Spring is supposed to turn this week. Yet, I look out and I still see snowdrifts on the sidewalk. The weather is still freezing, my scarf , just worn, is slung visibly on a chair and my boots, still wet on the soles, are drying on the rug. I know it’s still winter and these conditions are not supposed to be unusual but the chilly weather and the snow have been more like the exceptions than the rule this season. The noreaster 2 days ago that dumped over 4 inches of snow on the city served as some sort of wintry interlude; a seasonal spell that cast a break from the rut of springlike weather coming too soon.

It seems that the recent weather has been sympathizing with my life, or vice-versa. It’s been exactly a week to the day (and a few days shy of the big noreaster) that I had my own winter interlude. What began as quite a spell has ended to be more like a curse.

I was hanging out with my good (gay) friend, Eric, the writer(who is not to be confused with my other friend, bi Eric), last Saturday night at Barrage, this bar in Hell’s Kitchen. We had just finished watching Talk Radio, Eric Bogosian’s play reincarnated on Broadway and topbilled by Live Schreiber (who gave a solid performance), and were catching up on each other’s lives when we bumped into Conrad, a 35-year-old software programmer, who was also there with a friend. Conrad is an Irish-German boy who grew up in Connecticut, went to Northwestern and now lives in Astoria. Eric and I were talking about getting glasses and there was Conrad, geekchic in his own (and recommending his optometrist). We ended up exchanging numbers and hanging out the following night. I had spent the whole day shopping for my chair and ottoman with Tim, and dinner with my aunts at a Chinese restaurant in Queens, when Conrad and I decided to catch the last showing at Angelika of The Namesake, Mira Nair’s faithful adaptation of Jhumpa Lahiri’s novel. Tim and I had discussed about how we were not yet ready for monogamy but were content enough with each other to admit to not even look to date with anyone else anymore and, yet, that night, I found myself handholding with Conrad throughout the whole movie. We went to Mr. Black for a nightcap and, at 2 am, both headed back home to my apartment for what turned out to be a sleepless night. (We were in pjs and shirts when we lay in bed; we were both naked when we woke up.) I lent him my copy of The Namesake, then, walked him to his train back to Queens at 7 AM while I clung to my transit reading, Rupert Everett’s autobiography, as I boarded mine to work. I grappled with undefined relationship dilemmas (in between yield analysis reports and client conference calls) through the haze of caffeine, Catholic guilt and a cloud of sleeplessness all throughout Monday. If I knew then what I know now, then I would have simply spared myself the terrible hassle of having to deal with the unnamed conflicts. It turns out I didn’t even need to. I called Conrad on Wednesday to discuss my issues. It is now Sunday and he still hasn’t called back. After a whirlwind of a weekend, it turned out to be like any other no-strings-attached Manhunt hook-up; but with a movie and a sleep-over (and promises of watching a Puccini opera at the Met in April coupled with the loss of my Lahiri novel.)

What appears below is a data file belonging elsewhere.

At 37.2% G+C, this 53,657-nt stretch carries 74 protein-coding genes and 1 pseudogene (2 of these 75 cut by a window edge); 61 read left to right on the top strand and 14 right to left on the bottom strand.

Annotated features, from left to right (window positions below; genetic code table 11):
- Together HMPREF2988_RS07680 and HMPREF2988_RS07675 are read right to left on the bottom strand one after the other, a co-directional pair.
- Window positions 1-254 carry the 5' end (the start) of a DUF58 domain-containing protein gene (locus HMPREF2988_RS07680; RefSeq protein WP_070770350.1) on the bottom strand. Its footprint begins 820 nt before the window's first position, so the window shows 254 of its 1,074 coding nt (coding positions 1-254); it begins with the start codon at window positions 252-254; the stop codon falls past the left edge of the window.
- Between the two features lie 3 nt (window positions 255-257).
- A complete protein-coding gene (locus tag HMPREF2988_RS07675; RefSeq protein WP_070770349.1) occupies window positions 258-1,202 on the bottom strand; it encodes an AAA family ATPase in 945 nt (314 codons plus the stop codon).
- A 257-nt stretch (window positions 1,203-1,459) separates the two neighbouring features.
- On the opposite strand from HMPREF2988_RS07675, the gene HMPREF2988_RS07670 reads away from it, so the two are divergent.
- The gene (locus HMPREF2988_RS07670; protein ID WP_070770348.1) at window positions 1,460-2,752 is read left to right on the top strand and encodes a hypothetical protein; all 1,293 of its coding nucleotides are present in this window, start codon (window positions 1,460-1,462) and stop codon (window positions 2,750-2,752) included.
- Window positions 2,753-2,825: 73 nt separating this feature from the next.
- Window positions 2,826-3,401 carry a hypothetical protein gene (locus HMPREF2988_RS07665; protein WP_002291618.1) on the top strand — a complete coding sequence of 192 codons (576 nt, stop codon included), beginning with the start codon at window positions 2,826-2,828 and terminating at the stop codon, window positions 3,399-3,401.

It was so bizaare, like a dumping of snow last Friday after the temperature hit 69 degrees on Thursday. Totally unexpected and yet, the snow blanketing the city in white as if in a dreamy Christmas wonderland, welcome as it was happening. Now, there are only pools of melted snow clogging the streetcorners, murky and dirty. Snow has turned to slush which has turned to muck.

I don’t even know why these things happen. What I am left to see and hold (and maybe even try to begin to understand) is what had indeed happened and what lies in its aftermath. One thing I do know though is that sense of relief in realizing that time turning on its wheel will be moving me past this bleak winter episode and onto the bright clarity of spring shining in the foreground.

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